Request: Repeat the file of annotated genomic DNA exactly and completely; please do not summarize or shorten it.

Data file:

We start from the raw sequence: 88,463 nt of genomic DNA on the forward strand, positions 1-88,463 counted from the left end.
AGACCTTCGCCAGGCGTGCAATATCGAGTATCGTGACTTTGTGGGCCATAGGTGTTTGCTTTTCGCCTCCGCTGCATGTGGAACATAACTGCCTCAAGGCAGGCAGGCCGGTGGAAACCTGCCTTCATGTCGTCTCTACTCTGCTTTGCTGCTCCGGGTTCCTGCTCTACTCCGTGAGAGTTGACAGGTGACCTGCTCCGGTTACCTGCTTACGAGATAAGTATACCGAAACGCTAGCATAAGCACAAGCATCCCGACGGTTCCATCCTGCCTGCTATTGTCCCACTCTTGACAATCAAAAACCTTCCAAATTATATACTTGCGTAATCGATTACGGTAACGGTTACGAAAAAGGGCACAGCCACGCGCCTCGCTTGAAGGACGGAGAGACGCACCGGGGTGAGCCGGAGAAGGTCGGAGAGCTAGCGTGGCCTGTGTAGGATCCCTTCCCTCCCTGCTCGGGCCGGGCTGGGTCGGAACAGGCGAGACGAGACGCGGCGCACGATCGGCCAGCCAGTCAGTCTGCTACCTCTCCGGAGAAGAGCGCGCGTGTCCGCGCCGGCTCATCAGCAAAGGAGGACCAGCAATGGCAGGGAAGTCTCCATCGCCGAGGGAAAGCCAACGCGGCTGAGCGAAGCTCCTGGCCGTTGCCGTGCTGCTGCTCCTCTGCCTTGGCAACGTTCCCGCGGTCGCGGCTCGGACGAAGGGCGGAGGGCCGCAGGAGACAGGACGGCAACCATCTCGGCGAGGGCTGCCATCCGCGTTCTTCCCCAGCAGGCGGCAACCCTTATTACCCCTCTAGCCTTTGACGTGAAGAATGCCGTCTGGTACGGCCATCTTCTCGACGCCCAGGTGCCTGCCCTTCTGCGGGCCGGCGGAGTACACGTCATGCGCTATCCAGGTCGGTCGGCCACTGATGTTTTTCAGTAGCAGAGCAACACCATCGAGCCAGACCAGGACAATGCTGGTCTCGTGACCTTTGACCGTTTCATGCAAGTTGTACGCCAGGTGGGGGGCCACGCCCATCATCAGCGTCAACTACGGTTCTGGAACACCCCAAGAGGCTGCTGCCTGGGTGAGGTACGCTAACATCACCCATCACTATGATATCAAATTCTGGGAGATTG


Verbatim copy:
We start from the raw sequence: 88,463 nt of genomic DNA on the forward strand, positions 1-88,463 counted from the left end.
AGACCTTCGCCAGGCGTGCAATATCGAGTATCGTGACTTTGTGGGCCATAGGTGTTTGCTTTTCGCCTCCGCTGCATGTGGAACATAACTGCCTCAAGGCAGGCAGGCCGGTGGAAACCTGCCTTCATGTCGTCTCTACTCTGCTTTGCTGCTCCGGGTTCCTGCTCTACTCCGTGAGAGTTGACAGGTGACCTGCTCCGGTTACCTGCTTACGAGATAAGTATACCGAAACGCTAGCATAAGCACAAGCATCCCGACGGTTCCATCCTGCCTGCTATTGTCCCACTCTTGACAATCAAAAACCTTCCAAATTATATACTTGCGTAATCGATTACGGTAACGGTTACGAAAAAGGGCACAGCCACGCGCCTCGCTTGAAGGACGGAGAGACGCACCGGGGTGAGCCGGAGAAGGTCGGAGAGCTAGCGTGGCCTGTGTAGGATCCCTTCCCTCCCTGCTCGGGCCGGGCTGGGTCGGAACAGGCGAGACGAGACGCGGCGCACGATCGGCCAGCCAGTCAGTCTGCTACCTCTCCGGAGAAGAGCGCGCGTGTCCGCGCCGGCTCATCAGCAAAGGAGGACCAGCAATGGCAGGGAAGTCTCCATCGCCGAGGGAAAGCCAACGCGGCTGAGCGAAGCTCCTGGCCGTTGCCGTGCTGCTGCTCCTCTGCCTTGGCAACGTTCCCGCGGTCGCGGCTCGGACGAAGGGCGGAGGGCCGCAGGAGACAGGACGGCAACCATCTCGGCGAGGGCTGCCATCCGCGTTCTTCCCCAGCAGGCGGCAACCCTTATTACCCCTCTAGCCTTTGACGTGAAGAATGCCGTCTGGTACGGCCATCTTCTCGACGCCCAGGTGCCTGCCCTTCTGCGGGCCGGCGGAGTACACGTCATGCGCTATCCAGGTCGGTCGGCCACTGATGTTTTTCAGTAGCAGAGCAACACCATCGAGCCAGACCAGGACAATGCTGGTCTCGTGACCTTTGACCGTTTCATGCAAGTTGTACGCCAGGTGGGGGGCCACGCCCATCATCAGCGTCAACTACGGTTCTGGAACACCCCAAGAGGCTGCTGCCTGGGTGAGGTACGCTAACATCACCCATCACTATGATATCAAATTCTGGGAGATTG